Top 5 DESTRUCTIVE Facts About Earthquakes

Written by Spencer Sher

Hollywood’s depiction of an earthquake varies from the overly dramatic to the downright silly. Thankfully, we’re here to set the record straight when it comes to planet earth’s most notorious rumblings.

Special thanks to our users mac121mr0, Daniel Fong and AnsemtheWise93 for submitting the idea on our interactive suggestion tool: WatchMojo.comsuggest

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Top 5 Facts About Earthquakes



Hollywood’s depiction of an earthquake varies from the overly dramatic to the downright silly. Thankfully, we’re here to set the record straight when it comes to planet earth’s most notorious rumblings.

Welcome to WatchMojo’s Top 5 Facts. In this installment, we’re counting down the Top 5 Facts About Earthquakes.

#5: You Don't Feel Most Earthquakes


If someone were to tell you that the Earth experiences several million earthquakes per year, you’d probably wonder why all major cities don’t look like Metropolis at the end of “Man of Steel”. However, the vast majority of these quakes are so small you can’t even feel them. The media tends to focus on the few bad apples that cause significant damage, but of the hundreds of thousands of tectonic shifts that transpire throughout the year, only a 100 or so of the worst offenders make the news.

#4: “Icequakes” & “Moonquakes” Exist


While they may sound like some sort of dance your father swears was big in the 70s, these two unique phenomena have been known to occur in their respective regions. Primarily striking within the interior of Antarctica, an icequake, also known as a cryoseism, is quite similar to its earthy brethren; however they happen in sheets of ice rather than in ground below. Moonquakes are – you guessed it – quakes on the moon. They are considerably weaker and occur less frequently than those earthside, and strike more or less in the middle of the moon's interior. On the bright side, property damage and loss of life are highly unlikely when either of these two unusual quakes occur.

#3: The "Ring of Fire" Produces the Most Earthquakes in the World


Shaped more like a horseshoe than a ring, this ominously named location is home to 90% of all quakes on earth. Traversing the boundaries of the Pacific Ocean, the aptly named ring covers a distance of roughly 25,000 miles– making contact with North and South America, Asia and Oceania. The reason that this particular region is so saturated with seismic activity is simple: more than eight different tectonic plates are constantly bumping, crashing and colliding with each other within its boundaries. The result is an area that produces 81% of the world’s largest earthquakes – that’s a lot of moving and shaking. Makes you feel pretty bad for the Man in Black.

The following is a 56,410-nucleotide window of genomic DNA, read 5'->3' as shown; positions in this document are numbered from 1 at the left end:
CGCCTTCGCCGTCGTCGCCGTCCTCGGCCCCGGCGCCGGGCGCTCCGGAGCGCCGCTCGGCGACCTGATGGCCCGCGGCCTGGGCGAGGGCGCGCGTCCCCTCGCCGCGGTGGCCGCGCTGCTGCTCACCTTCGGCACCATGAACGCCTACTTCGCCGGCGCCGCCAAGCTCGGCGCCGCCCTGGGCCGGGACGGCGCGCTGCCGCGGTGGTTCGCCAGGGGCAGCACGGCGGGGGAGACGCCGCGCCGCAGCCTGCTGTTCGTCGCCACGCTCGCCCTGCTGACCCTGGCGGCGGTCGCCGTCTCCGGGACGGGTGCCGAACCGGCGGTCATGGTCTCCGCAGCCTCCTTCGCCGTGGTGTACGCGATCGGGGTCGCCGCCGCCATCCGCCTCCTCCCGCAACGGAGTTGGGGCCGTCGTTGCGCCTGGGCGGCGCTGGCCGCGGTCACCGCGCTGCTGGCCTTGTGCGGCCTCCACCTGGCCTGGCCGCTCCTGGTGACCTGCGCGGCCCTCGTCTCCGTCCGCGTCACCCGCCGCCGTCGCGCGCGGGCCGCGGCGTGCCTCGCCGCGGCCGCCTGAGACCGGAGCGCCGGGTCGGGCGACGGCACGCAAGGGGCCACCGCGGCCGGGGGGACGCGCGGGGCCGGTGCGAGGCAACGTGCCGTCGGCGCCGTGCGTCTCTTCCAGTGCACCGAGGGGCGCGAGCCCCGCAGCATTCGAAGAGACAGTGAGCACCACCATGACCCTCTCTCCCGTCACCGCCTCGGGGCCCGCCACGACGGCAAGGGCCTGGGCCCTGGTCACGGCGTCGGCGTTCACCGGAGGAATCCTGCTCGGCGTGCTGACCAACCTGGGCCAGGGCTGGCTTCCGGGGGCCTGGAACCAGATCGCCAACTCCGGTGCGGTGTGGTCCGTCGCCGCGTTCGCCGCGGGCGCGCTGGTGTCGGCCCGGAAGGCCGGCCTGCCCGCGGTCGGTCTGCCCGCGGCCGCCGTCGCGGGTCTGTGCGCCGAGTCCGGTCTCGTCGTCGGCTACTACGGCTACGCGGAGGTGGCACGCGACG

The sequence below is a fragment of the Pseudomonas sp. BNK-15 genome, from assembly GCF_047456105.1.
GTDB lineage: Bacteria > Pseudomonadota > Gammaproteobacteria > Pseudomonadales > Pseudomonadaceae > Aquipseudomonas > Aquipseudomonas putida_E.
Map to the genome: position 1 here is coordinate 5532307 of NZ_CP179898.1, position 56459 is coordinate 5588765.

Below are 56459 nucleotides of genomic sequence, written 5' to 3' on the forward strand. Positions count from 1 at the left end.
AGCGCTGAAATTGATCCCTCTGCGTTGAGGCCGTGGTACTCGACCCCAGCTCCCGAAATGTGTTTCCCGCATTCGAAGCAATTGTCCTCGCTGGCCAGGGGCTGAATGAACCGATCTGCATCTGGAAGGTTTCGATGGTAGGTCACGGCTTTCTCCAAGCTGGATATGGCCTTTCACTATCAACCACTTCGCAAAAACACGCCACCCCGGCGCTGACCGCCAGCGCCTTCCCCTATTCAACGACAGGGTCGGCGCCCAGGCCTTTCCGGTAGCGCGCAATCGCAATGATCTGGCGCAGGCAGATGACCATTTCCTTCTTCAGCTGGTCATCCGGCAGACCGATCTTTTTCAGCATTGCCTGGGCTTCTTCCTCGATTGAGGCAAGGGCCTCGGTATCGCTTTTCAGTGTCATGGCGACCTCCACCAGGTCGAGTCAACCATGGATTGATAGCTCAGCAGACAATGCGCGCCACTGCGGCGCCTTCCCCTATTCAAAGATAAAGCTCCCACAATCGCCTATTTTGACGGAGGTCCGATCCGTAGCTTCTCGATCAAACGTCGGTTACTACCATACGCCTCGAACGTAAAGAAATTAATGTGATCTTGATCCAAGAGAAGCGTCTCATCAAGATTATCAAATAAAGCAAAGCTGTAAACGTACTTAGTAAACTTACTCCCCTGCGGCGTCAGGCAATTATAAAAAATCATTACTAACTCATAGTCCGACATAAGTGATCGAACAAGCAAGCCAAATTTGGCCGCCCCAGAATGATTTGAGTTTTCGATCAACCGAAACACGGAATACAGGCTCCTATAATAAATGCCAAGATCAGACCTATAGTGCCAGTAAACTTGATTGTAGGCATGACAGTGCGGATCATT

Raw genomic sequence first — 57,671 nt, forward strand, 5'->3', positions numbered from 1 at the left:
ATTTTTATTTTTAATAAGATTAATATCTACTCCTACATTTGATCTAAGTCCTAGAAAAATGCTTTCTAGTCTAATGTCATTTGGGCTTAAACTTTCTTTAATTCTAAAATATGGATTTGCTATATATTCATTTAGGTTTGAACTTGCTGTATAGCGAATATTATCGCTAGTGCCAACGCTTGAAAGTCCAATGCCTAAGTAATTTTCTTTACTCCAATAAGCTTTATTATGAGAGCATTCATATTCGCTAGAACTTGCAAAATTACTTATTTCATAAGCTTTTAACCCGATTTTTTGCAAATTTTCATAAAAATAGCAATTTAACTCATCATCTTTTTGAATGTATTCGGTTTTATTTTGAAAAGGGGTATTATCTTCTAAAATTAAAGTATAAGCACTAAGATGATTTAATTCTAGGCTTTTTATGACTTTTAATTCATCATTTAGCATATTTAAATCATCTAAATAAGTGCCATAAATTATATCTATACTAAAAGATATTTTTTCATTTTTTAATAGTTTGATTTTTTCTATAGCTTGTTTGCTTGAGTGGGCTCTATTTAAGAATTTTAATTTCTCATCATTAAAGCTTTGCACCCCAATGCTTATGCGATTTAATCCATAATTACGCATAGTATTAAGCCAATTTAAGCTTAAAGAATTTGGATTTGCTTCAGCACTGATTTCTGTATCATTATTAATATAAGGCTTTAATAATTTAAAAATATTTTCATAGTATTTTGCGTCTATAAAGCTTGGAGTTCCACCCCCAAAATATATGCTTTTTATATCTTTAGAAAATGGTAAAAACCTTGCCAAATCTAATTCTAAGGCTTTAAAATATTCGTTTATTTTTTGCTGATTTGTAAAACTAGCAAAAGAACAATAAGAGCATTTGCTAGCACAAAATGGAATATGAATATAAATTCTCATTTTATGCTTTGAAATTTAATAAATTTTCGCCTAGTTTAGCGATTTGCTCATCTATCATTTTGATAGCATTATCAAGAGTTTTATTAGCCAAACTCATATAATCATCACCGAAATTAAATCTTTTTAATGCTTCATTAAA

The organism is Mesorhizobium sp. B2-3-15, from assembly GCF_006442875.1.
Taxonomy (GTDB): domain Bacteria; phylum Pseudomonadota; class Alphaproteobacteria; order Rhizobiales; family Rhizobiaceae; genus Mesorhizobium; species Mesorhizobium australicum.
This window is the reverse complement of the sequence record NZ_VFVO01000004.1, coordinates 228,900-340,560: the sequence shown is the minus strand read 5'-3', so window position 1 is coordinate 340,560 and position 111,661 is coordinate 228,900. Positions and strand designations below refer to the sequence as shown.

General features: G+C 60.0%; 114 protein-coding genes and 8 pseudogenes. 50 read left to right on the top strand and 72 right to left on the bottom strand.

#2: Earthquakes Can "Turn Water into Gold"


Who doesn’t? According to a study in the scientific journal Nature Geoscience, earthquakes vaporize water in faults, leaving behind all that sweet, sweet gold. Well... sort of. What's mostly in the water is carbon dioxide, but it also contains silica and other elements, including gold. This virgin Goldschlager remains hidden until the pressure from an earthquake causes the fault fractures to open and out comes the treasure. Unfortunately, for those without access to high-powered excavation tools, the gold will remain hidden underground. So maybe it’s time you joined that local team of miners who always seem so chipper.

#1: A Massive Earthquake May Have Shortened the Length of a Day on Earth


We all know mother earth is a powerful lady. But did you know she has the ability to alter time? That’s right. After a gigantic 8.8 magnitude earthquake struck Chile, scientists quickly deduced a pair of usual facts: 1) the town of Concepción had been moved 10 feet to the west, and 2) the Earth's rotation had undergone a dramatic change. You see, by slightly altering the earth’s rotation, the length of a day on our blue planet was shortened by 1.26 microseconds. While a microsecond is only one-millionth of a second long, it still counts. So if you start to feel like the days are getting shorter, you can shake your fist at the ground and blame it on the quake.
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